Reply | Threaded
Open this post in threaded view
|

Re: Get off my lawn?

Canek Peláez Valdés
On Fri, Jan 16, 2015 at 8:35 PM, Paul B. Henson <[hidden email]> wrote:

>
> > From: Rich Freeman
> > Sent: Friday, January 16, 2015 4:41 PM
> >
> > I suspect that eventually we'll get to a point where the stage3s don't
> > contain init, just as they don't contain a kernel.  Besides, who wants
> > all those files clogging up their drives when all they want is a
> > chroot?  :)
>
> I've got no issue with that, Gentoo is all about choice :). What is going to make me really unhappy is if/when the assimilation campaign by systemd makes supporting init system options difficult or impossible 8-/.

From [1]:

'After nearly 12 years working on Gentoo and hearing blathering about how “Gentoo is about choice” and “Gentoo is a metadistribution,” I’ve come to a conclusion to where we need to go if we want to remain viable as a Linux distribution.'

'If we want to have any relevance, we need to have focus. Everything for everybody is a guarantee that you’ll be nothing for nobody.'

This idea (the one that Gentoo is, or should be, about "choice") is one which not all users (like myself), nor developers (like, apparently, dberkholz) agree on.

In particular, and for what it matters, I've always said that Gentoo (and Linux) is about choice, as long as there is someone willing and able to provide the choice.

Just my 0.02 cents.

Regards.

[1] http://dberkholz.com/2015/01/13/gentoo-needs-focus-to-stay-relevant/
--
Canek Peláez Valdés
Profesor de asignatura, Facultad de Ciencias
Universidad Nacional Autónoma de México
Reply | Threaded
Open this post in threaded view
|

Re: Get off my lawn?

Alan McKinnon-2
In reply to this post by Philip Webb-2
On 17/01/2015 03:35, Philip Webb wrote:

> 150116 walt wrote:
>> I'd love to see a bar-chart of the age distribution of gentoo devs
>> & compare it to a chart of the people who hang out in this mailing list :)
>  
> New devs usually seem to describe themselves as
> "I live in a town in Germany with my wife & 2-year-old daughter ;
> I am finishing my MSc in computer science ;
> my hobbies are playing the guitar & riding my mountain bike".
>
> OTOH I suspect most of us here starting computing with punched cards ...


Can't say I had that pleasure :-)

I did start with teletype terminals, punched paper tape and a Sinclair
Research Mk14 though!


--
Alan McKinnon
[hidden email]


Reply | Threaded
Open this post in threaded view
|

Re: Get off my lawn?

Neil Bothwick
In reply to this post by Rich Freeman
On Fri, 16 Jan 2015 19:40:57 -0500, Rich Freeman wrote:

> He isn't the first to make that observation.  Many have pointed out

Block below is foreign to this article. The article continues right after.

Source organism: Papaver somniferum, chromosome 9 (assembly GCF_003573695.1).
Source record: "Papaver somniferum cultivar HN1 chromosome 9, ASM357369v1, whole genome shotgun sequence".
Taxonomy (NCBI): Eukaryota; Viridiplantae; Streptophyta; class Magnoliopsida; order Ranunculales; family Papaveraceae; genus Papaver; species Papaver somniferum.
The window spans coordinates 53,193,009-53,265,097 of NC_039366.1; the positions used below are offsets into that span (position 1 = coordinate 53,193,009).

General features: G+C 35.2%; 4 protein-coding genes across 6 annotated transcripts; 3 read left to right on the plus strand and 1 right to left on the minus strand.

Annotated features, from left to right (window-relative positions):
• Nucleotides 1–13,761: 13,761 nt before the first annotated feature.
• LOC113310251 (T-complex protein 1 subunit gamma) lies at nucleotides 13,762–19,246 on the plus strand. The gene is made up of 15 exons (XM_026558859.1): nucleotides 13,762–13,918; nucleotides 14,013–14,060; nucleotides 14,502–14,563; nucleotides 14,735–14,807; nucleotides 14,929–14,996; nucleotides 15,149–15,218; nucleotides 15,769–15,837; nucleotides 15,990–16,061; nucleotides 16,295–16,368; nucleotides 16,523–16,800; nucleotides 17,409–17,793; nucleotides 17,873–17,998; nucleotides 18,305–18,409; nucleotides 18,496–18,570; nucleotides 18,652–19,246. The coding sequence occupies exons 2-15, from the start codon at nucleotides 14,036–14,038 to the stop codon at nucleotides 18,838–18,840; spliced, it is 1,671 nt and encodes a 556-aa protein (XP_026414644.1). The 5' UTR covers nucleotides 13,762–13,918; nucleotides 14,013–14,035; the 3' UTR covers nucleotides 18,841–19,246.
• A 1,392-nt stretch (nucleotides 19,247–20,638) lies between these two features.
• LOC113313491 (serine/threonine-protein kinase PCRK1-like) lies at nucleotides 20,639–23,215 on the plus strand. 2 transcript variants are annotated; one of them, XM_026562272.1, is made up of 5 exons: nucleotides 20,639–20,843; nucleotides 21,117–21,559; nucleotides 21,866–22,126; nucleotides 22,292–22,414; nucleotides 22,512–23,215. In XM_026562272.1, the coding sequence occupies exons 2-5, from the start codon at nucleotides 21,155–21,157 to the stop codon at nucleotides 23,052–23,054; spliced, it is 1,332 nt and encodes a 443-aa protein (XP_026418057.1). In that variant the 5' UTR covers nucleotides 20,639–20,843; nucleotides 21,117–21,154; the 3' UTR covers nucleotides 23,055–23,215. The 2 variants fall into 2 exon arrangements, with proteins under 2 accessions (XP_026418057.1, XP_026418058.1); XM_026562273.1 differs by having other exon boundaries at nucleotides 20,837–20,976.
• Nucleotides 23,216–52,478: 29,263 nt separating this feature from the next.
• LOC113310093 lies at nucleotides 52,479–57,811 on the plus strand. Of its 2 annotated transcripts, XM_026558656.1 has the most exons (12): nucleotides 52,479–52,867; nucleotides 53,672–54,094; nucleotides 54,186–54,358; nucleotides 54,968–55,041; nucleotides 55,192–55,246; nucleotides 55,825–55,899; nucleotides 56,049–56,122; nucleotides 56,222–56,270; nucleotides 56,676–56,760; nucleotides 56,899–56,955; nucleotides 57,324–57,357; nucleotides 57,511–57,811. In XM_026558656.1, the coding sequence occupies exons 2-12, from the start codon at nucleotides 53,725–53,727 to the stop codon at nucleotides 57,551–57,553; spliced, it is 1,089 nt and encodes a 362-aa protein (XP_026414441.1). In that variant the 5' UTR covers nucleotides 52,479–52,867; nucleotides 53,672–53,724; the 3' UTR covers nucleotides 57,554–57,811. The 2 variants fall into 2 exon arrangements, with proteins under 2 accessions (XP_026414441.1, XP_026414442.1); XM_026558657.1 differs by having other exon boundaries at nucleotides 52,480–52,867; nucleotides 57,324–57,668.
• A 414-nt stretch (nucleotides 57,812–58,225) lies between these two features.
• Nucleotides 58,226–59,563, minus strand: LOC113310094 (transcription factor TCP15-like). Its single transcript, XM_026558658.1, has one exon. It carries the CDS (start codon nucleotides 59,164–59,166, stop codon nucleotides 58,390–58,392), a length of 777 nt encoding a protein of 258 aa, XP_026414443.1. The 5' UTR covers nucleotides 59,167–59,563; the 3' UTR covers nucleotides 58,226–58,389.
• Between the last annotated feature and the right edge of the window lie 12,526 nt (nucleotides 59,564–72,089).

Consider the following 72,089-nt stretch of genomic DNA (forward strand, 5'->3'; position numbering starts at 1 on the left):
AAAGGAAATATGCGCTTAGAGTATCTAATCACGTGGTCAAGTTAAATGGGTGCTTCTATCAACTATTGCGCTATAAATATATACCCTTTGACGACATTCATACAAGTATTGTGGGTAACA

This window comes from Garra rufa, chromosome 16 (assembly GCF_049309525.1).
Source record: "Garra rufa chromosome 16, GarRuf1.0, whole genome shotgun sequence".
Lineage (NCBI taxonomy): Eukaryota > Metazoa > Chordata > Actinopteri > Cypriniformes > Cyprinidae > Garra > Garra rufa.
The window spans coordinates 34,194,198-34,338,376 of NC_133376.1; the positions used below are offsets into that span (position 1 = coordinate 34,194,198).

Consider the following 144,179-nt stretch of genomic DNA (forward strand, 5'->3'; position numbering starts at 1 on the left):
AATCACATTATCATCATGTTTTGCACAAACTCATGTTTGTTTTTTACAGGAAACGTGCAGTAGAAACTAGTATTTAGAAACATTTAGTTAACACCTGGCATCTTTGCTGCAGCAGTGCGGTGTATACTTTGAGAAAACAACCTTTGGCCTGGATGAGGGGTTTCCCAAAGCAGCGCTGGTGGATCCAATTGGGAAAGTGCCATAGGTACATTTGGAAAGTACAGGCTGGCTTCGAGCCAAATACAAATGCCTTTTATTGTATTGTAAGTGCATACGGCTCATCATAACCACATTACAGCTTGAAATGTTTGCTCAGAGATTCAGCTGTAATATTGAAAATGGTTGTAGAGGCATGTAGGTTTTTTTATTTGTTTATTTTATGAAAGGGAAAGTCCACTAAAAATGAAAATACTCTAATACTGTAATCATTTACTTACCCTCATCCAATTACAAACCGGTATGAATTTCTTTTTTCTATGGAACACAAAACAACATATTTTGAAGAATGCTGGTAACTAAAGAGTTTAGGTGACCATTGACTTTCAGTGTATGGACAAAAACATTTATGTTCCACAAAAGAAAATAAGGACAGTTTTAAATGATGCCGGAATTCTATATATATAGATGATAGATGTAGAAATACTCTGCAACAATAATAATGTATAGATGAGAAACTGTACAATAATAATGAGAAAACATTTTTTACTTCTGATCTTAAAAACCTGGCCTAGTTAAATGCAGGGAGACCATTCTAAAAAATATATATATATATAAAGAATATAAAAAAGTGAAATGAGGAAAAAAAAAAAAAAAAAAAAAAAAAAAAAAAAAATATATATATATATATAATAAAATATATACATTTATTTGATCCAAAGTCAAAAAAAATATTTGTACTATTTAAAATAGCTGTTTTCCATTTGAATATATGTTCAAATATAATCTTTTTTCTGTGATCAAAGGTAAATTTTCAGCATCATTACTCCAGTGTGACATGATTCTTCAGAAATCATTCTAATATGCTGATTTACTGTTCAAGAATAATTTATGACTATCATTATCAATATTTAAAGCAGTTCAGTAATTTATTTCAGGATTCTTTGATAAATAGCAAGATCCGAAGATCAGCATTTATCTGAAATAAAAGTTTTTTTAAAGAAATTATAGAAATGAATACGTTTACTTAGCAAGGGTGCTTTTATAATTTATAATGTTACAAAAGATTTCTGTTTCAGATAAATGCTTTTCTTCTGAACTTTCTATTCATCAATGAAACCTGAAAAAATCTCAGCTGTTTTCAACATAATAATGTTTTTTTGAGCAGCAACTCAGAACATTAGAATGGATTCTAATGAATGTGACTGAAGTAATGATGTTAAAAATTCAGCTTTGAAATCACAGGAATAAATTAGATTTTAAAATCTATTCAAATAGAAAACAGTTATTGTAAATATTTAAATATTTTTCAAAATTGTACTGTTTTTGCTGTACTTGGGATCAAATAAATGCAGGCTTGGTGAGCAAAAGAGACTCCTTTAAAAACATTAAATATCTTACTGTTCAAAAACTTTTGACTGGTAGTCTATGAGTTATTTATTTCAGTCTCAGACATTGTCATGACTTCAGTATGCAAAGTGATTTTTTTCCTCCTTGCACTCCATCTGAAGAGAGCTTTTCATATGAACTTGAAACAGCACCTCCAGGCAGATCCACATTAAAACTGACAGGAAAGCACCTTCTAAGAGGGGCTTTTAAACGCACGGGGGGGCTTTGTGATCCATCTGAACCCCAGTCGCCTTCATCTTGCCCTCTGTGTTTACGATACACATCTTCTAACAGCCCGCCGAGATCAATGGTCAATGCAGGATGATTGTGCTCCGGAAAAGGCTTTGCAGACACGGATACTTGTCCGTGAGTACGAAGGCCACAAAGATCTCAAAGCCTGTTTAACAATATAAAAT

> that the testing branch today seems a lot like stable Gentoo used to
> be, and that we err too much on the side of not making big changes.
>
> However, I'm not sure that we really are afraid of breaking things so
> much that many of us have just grown comfortable with the way things
> have been done.

Also, in openrc Gentoo has an init system that is superior to those used
by other distros pre-systemd. Openrc has some of the benefits that
systemd offers other distros, like dependencies, so there is somewhat
less incentive to change.

Having said that, Gentoo does have systemd, it's just not switched on in
the "default" profiles. I think your point, which you have made before,
about init eventually being treated like the kernel, cron or system
logger, is a good one and could be said to represent the "True Gentoo
Way"[tm].


--
Neil Bothwick

Hospitality:  making your guests feel like they're at home, even if you
wish they were.

attachment0 (188 bytes) Download Attachment
Reply | Threaded
Open this post in threaded view
|

Re: Get off my lawn?

Neil Bothwick
In reply to this post by Philip Webb-2
On Fri, 16 Jan 2015 20:35:55 -0500, Philip Webb wrote:

> OTOH I suspect most of us here starting computing with punched cards ...

And some of you admit it...


--
Neil Bothwick

Confucius say :
He who play in root, eventually kill tree!

attachment0 (188 bytes) Download Attachment
Reply | Threaded
Open this post in threaded view
|

Re: Get off my lawn?

Rich Freeman
In reply to this post by Neil Bothwick
On Sat, Jan 17, 2015 at 4:09 AM, Neil Bothwick <[hidden email]> wrote:

> On Fri, 16 Jan 2015 19:40:57 -0500, Rich Freeman wrote:
>
>> He isn't the first to make that observation.  Many have pointed out
>> that the testing branch today seems a lot like stable Gentoo used to
>> be, and that we err too much on the side of not making big changes.
>>
>> However, I'm not sure that we really are afraid of breaking things so
>> much that many of us have just grown comfortable with the way things
>> have been done.
>
> Also, in openrc Gentoo has an init system that is superior to those used
> by other distros pre-systemd. Openrc has some of the benefits that
> systemd offers other distros, like dependencies, so there is somewhat
> less incentive to change.
>

I definitely agree here.

We actually went through an rc change when we deployed openrc, and it